Again working with our accountants, we also established at what level a customer becomes profitable. This proved to be difficult, as a customer that orders once a year with delivery to one point worth $5000 was profitable, while larger accounts with sales of $8000 who ordered every month to four different delivery points was clearly unprofitable.
We identified approximately 200 accounts that were unprofitable, compiled a list and sent out to each of our State managers for review. We removed 10 customers from the list. In most cases these were new accounts or the managers felt they had potential for the future. In July, our General Manager wrote to each account informing them their account would be closed and if they were unhappy with the decision to contact the general manager personally. We took another 4 accounts off the list based on feedback. In August we closed 186 accounts.
Our experience with the closing of accounts is that while these accounts are unprofitable they do generate sales volume and unless overheads are trimmed the exercise can be wasted. We recognised that once these accounts were closed we would have to reduce staff in customer service, debtors and warehousing. We also implemented different service strategies based on customer profitability. Key account management was introduced with a new staff member hired to look after three of our larger accounts. We believed (although it is yet to translate into additional sales) that improved interface between these customers and McPherson’s will ultimately result in improved profitability.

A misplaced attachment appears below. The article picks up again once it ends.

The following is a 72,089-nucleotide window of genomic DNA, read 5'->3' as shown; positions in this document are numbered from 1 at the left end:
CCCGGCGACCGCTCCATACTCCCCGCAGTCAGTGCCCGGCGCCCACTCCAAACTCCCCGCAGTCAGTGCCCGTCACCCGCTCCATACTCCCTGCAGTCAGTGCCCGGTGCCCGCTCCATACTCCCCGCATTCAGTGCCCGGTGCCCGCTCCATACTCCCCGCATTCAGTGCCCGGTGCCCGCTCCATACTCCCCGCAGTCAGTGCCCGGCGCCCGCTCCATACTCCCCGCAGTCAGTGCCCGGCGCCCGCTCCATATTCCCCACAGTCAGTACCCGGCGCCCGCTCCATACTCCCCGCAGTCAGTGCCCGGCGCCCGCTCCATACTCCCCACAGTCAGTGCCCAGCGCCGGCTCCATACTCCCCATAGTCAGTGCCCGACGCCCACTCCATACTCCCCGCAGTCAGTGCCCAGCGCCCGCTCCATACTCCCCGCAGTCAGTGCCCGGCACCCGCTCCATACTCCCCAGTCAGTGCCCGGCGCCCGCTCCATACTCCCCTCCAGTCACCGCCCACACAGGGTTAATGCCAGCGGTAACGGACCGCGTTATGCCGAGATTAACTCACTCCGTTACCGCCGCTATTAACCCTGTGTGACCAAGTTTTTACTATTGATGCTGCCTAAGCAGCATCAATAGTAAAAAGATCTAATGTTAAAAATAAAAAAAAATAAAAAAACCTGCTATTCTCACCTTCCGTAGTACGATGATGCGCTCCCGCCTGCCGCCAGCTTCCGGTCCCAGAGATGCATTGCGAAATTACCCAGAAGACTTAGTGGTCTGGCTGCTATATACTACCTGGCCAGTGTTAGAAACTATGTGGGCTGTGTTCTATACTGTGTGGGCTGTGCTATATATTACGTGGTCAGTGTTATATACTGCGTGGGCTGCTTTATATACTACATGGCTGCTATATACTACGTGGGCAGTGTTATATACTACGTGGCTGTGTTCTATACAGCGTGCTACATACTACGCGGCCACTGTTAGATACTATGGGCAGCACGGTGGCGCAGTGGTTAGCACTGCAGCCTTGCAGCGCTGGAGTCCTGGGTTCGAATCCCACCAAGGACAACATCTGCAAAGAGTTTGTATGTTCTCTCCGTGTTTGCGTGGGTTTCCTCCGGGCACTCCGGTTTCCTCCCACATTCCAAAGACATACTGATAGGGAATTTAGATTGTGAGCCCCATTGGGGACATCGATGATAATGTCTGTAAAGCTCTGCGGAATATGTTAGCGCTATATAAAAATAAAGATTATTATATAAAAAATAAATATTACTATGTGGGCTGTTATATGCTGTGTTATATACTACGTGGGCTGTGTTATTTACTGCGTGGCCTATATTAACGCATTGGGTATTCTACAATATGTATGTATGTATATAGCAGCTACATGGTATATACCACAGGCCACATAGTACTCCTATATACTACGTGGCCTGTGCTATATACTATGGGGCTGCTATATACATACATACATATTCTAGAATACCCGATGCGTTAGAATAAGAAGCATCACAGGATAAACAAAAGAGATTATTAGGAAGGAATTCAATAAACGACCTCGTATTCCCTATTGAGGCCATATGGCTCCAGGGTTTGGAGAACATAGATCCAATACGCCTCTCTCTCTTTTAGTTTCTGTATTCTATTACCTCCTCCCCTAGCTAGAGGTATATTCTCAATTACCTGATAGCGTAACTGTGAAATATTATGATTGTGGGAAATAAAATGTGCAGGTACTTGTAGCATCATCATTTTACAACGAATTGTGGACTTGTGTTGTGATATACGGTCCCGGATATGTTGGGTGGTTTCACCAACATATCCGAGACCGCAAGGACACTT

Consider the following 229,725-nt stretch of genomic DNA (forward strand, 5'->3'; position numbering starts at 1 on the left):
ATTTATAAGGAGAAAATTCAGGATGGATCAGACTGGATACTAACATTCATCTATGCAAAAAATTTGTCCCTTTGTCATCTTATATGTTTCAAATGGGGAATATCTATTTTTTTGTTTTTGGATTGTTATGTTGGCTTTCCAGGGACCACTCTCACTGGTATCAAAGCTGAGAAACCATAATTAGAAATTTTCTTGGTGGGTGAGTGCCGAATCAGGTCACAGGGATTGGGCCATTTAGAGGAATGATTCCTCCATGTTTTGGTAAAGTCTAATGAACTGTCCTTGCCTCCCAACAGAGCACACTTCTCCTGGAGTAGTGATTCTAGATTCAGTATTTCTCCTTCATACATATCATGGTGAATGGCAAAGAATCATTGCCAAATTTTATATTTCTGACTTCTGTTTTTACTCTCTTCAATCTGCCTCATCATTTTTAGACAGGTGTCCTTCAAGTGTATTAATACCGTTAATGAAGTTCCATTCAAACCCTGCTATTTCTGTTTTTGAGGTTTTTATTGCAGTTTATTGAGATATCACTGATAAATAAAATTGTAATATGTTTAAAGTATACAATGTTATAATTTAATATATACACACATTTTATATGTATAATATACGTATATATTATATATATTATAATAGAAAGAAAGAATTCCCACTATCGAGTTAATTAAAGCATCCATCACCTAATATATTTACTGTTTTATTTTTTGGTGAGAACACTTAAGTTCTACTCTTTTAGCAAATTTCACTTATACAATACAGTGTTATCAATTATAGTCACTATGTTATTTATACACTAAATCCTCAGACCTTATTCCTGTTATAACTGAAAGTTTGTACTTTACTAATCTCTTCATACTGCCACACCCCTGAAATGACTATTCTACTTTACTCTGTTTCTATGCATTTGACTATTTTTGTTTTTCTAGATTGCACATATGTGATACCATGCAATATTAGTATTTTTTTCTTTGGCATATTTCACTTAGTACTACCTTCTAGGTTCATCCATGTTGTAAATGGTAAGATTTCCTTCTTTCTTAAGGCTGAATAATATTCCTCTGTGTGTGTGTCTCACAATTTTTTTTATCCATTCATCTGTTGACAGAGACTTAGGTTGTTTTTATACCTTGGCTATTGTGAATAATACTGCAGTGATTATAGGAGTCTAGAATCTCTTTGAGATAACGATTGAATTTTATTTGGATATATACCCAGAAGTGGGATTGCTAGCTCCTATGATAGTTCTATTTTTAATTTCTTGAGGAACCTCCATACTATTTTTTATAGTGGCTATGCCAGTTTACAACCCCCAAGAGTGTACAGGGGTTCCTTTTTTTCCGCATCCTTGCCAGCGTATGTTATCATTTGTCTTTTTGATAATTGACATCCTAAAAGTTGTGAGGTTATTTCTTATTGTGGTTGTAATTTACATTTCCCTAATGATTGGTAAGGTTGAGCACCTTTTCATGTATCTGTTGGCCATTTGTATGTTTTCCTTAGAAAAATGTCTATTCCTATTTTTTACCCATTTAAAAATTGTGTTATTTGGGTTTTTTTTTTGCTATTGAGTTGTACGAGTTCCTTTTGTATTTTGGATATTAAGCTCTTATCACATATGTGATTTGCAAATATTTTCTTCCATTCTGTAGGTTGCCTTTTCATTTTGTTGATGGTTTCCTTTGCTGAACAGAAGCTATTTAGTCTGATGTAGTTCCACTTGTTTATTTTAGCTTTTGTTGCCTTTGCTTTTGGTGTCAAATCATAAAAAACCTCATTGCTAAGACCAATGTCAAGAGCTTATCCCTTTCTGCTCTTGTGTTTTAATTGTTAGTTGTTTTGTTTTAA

Based on McPherson’s experience, once the process of rationalisation has been agreed to, a plan of action is needed with dates on which various tasks must be performed. The key to its success is detailed financial analysis. Agreement for the sales force on which customers stay and which ones go and at the same time a reduction in overheads to cover lost sales.
About the Author
David Smith is the national Manager, Sales and Marketing, at McPherson’s Housewares a leading housewares supplier to the retail market. Before joining McPherson’s in April 1994 he was the National Marketing Manager for the general products division of BTR Nylex. His responsibilities included a range of consumer garden watering products, industrial fluid transfer, civil engineering and noise control products. He joined BTR Nylex in 1988 after a seven year tenure with Hallmark Cards as advertising and public relations manager. He remains a recent, but committed convert to MRP II and product and customer rationalisation.